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Award-Winning Studio Was Best Known for “Ice Age” Movies

Over the past year, the COVID-19 pandemic has hit Hollywood hard, upending carefully planned release schedules and even forcing studios to shift from the big screen to the home screen. But now it looks like the coronavirus has claimed an entire studio. On February 9th, Disney announced that it was shutting down Blue Sky Studios.

Once the dominant animation studio for 20th Century Fox, it became Disney’s third animation house after it acquired Fox in March of 2019. The Greenwich, Connecticut-based studio was best known for its Ice Age series of films, the first of which was released in 2002, and which spawned four sequels through 2016. Collectively, the five films grossed $3.2 billion at the box office. In addition to that computer-animated comedy franchise, its standalone Rio achieved great financial success while it achieved critical success with Dr. Seuss’ Horton Hears a Who! and Charles Schulz’ The Peanuts Movie. The studio’s last film was 2019’s Spies in Disguise, featuring the voices of Will Smith and Tom Holland, and which was a moderate success financially and while it did better with both critics and audiences, it did not set the stage for a new franchise as had been hoped.

Computer Animation Pioneers

Blue Sky Studios launched in 1987 in the very early years of computer animation. One of its founders, Chris Wedge, was involved in the animation for Disney’s Tron. From 1989 through 2002, the studio focused on making commercials for Chrysler, GM, Texaco and the United States Marine Corps. They produced the first computer-animated M&M’s – characters which are now very familiar spokes-candies. The collaborated with Nickelodeon and MTV for visual effects, and won a CLIO Award for their advertising work. In 1997, they were acquired by 20th Century Fox through its visual effects subsidiary VIFX. They produced CGI animation for Alien Resurrection, A Simple Wish, Mouse Hunt, Star Trek: Insurrection and Fight Club. In 1998, the studio won the Academy Award for Best Animated Short Film with its Bunny, a film which was a breakthrough in animation with its rendering of fur, glass and metal using multiple light sources.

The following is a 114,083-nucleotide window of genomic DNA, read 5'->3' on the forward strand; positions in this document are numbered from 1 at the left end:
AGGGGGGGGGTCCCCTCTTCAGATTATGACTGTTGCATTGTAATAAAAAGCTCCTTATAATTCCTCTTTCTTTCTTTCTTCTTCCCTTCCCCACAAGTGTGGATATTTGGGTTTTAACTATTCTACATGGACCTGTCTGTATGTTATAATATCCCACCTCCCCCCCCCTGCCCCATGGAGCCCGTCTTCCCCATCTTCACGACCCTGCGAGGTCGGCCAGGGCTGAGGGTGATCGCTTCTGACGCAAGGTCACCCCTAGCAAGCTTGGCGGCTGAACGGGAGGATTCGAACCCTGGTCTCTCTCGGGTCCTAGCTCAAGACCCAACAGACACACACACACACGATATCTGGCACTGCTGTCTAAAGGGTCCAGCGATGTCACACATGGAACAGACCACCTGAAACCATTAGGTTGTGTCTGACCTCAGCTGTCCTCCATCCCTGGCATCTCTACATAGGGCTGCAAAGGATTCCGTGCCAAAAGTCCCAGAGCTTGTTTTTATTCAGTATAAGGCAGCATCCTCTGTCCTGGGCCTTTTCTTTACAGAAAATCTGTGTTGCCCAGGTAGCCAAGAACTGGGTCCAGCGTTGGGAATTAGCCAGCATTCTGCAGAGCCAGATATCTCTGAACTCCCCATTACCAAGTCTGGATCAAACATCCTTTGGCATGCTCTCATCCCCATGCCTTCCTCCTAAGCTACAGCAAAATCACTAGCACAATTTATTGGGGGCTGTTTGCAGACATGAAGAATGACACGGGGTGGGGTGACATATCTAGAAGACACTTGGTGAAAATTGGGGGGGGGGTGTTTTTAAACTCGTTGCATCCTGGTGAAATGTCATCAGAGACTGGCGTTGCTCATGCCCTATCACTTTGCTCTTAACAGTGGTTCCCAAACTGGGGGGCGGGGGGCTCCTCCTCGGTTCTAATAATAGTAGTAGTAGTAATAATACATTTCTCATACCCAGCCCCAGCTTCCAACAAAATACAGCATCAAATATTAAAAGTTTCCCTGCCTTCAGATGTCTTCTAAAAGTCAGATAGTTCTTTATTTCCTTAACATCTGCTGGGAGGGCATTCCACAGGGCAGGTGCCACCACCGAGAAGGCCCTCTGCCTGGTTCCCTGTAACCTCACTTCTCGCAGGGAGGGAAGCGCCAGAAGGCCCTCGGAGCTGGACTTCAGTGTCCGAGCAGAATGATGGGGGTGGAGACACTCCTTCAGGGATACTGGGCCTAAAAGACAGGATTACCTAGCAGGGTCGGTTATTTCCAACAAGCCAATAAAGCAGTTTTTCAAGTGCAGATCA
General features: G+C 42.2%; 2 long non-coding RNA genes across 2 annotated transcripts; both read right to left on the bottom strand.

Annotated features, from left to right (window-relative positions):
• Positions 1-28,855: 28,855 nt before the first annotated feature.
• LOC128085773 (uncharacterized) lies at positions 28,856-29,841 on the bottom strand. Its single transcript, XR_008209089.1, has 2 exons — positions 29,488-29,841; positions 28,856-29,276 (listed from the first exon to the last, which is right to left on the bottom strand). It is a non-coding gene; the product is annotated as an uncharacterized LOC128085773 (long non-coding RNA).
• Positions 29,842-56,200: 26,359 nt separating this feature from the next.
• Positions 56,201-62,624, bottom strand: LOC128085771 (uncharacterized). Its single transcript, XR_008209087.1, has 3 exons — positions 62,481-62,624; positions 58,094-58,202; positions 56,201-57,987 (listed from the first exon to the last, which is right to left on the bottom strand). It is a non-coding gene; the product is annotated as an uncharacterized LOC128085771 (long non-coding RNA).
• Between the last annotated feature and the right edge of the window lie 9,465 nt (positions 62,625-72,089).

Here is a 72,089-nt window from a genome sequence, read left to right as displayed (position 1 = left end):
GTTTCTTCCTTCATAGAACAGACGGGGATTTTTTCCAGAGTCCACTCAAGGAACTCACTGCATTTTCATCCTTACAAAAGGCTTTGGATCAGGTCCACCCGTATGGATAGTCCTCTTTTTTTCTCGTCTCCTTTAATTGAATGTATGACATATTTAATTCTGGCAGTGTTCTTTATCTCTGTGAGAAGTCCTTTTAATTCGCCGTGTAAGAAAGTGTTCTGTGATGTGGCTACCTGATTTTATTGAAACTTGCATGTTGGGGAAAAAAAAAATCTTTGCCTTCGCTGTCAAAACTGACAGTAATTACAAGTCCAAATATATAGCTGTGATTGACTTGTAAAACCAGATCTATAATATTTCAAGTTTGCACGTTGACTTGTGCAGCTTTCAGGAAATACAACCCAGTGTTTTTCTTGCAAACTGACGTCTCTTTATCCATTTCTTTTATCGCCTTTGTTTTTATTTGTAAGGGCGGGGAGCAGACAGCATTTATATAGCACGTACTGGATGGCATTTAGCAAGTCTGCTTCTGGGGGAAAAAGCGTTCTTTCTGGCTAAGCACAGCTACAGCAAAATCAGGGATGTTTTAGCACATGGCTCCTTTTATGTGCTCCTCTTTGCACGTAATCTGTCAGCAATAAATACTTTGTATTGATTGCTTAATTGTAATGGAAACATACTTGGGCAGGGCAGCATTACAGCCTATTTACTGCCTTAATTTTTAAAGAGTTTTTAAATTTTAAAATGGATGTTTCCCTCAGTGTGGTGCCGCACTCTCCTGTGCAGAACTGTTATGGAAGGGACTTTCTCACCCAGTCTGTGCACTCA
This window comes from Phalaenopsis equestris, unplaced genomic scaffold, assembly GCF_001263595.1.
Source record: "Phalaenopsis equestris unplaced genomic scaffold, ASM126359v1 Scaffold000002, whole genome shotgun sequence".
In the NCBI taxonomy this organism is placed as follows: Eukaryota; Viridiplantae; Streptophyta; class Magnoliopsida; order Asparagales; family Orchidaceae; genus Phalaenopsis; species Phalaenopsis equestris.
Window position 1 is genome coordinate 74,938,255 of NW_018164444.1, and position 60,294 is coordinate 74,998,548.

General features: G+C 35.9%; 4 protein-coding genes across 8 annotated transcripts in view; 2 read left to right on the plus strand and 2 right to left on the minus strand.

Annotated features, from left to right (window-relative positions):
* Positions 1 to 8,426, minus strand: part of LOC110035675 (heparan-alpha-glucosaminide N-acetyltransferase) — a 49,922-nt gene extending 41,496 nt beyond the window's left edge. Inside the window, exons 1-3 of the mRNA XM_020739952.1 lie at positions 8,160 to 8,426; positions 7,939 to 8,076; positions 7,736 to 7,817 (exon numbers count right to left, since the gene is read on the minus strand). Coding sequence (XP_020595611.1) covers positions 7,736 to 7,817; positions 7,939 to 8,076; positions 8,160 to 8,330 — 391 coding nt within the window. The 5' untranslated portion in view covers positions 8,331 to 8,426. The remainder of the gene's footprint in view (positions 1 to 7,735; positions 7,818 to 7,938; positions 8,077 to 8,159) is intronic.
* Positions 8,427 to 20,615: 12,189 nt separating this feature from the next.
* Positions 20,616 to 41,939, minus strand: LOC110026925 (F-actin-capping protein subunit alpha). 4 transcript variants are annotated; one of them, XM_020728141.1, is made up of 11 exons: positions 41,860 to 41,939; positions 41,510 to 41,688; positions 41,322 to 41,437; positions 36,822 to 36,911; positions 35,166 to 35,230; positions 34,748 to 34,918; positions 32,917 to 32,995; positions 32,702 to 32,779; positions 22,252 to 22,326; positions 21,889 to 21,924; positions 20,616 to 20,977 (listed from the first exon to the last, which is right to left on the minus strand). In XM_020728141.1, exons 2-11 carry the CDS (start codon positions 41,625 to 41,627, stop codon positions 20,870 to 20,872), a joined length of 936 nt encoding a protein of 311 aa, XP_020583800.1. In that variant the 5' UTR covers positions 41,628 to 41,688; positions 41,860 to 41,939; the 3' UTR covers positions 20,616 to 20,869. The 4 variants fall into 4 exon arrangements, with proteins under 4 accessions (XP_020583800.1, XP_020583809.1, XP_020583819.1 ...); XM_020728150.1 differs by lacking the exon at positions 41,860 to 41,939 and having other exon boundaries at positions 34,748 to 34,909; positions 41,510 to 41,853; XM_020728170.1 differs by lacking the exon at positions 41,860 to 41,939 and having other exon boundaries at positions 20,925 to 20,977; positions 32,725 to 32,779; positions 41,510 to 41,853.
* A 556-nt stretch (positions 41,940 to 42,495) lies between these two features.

In 1999, Fox sold off VIFX to the ill-fated Rhythm & Hues, the visual effects studio most recently in the news for its 2013 Oscar winner Life of Pi and its sudden bankruptcy that same year. Fox contemplated putting Blue Sky up for sale the next year, but instead greenlit Ice Age. Immediately before its 2002 release Fox management panicked and tried to sell both the studio and film, while firing half the staff but the movie was a huge success and was nominated for an Academy Award for Best Animated Feature in 2003. The success of Ice Age made Blue Sky Studios only the third animation studio behind Disney’s Pixar and DreamWorks Animation to launch a successful CGI animated movie franchise.

Losses and Legacy

Blue Sky survived longer under Disney than a number of its former-Fox sibling studios – but in its statement to various Hollywood media outlets, it cited the continuing financial pressures imposed by the pandemic.

“Given the current economic realities, after much consideration and evaluation, we have made the difficult decision to close filmmaking operations at Blue Sky Studios.”

Disney Studio spokesperson

With Walt Disney Studios and Pixar being the top two animation studios in the industry, Blue Sky was always the step child in the corporate family. The 450 employees of its studio will be let go, although Disney has said that it will work to help them explore positions with other studios within the corporation. Another loss is 2022’s Nimona, which had 10 months left of production. The movie, based on the Medieval/Modern fantasy webcomic of the same name by Noelle Stevenson, had been expected to do well given its source material’s multiple awards including a pair of Eisner nominations with one win.

While the studio is no more, its IP and library of 13 feature films, two television specials and 10 short movies will remain on Disney+. Additionally, a series based on its franchise, Ice Age Adventures of Buck Wild is scheduled for a 2022 release on the streaming service. During the Disney Investor Day livestream in December 2020, the voice of the swashbuckling weasel Buck, will be provided by Simon Pegg. It is not known where the production will shift, nor is it clear whether any of the current production staff will wind up working on it at its new location. There was earlier speculation that a series based on Rio could also be happening, but no official statements were ever made in that regard.

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Wyatt D. Odd
Wyatt D. Odd
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